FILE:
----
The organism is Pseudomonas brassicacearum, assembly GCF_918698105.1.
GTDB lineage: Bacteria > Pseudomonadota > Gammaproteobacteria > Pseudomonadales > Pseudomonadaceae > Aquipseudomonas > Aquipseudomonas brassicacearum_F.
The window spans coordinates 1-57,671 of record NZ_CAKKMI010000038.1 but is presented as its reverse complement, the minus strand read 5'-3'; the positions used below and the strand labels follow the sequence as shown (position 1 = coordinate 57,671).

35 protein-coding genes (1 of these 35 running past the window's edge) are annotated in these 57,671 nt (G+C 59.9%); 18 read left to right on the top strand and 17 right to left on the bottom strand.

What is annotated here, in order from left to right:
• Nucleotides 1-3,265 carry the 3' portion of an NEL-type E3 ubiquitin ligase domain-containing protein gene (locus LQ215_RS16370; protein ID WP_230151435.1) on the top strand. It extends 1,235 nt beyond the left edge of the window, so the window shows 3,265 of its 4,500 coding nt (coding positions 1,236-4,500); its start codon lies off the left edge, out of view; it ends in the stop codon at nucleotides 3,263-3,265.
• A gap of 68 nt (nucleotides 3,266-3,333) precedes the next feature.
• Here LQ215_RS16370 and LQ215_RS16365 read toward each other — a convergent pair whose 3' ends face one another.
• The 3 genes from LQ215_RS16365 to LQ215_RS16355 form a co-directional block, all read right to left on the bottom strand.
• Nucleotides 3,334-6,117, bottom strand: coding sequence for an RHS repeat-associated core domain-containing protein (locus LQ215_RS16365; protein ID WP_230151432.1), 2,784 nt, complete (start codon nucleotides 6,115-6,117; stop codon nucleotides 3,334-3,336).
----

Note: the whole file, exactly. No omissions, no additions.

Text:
The organism is Pseudomonas brassicacearum, assembly GCF_918698105.1.
GTDB lineage: Bacteria > Pseudomonadota > Gammaproteobacteria > Pseudomonadales > Pseudomonadaceae > Aquipseudomonas > Aquipseudomonas brassicacearum_F.
The window spans coordinates 1-57,671 of record NZ_CAKKMI010000038.1 but is presented as its reverse complement, the minus strand read 5'-3'; the positions used below and the strand labels follow the sequence as shown (position 1 = coordinate 57,671).

35 protein-coding genes (1 of these 35 running past the window's edge) are annotated in these 57,671 nt (G+C 59.9%); 18 read left to right on the top strand and 17 right to left on the bottom strand.

What is annotated here, in order from left to right:
• Nucleotides 1-3,265 carry the 3' portion of an NEL-type E3 ubiquitin ligase domain-containing protein gene (locus LQ215_RS16370; protein ID WP_230151435.1) on the top strand. It extends 1,235 nt beyond the left edge of the window, so the window shows 3,265 of its 4,500 coding nt (coding positions 1,236-4,500); its start codon lies off the left edge, out of view; it ends in the stop codon at nucleotides 3,263-3,265.
• A gap of 68 nt (nucleotides 3,266-3,333) precedes the next feature.
• Here LQ215_RS16370 and LQ215_RS16365 read toward each other — a convergent pair whose 3' ends face one another.
• The 3 genes from LQ215_RS16365 to LQ215_RS16355 form a co-directional block, all read right to left on the bottom strand.
• Nucleotides 3,334-6,117, bottom strand: coding sequence for an RHS repeat-associated core domain-containing protein (locus LQ215_RS16365; protein ID WP_230151432.1), 2,784 nt, complete (start codon nucleotides 6,115-6,117; stop codon nucleotides 3,334-3,336).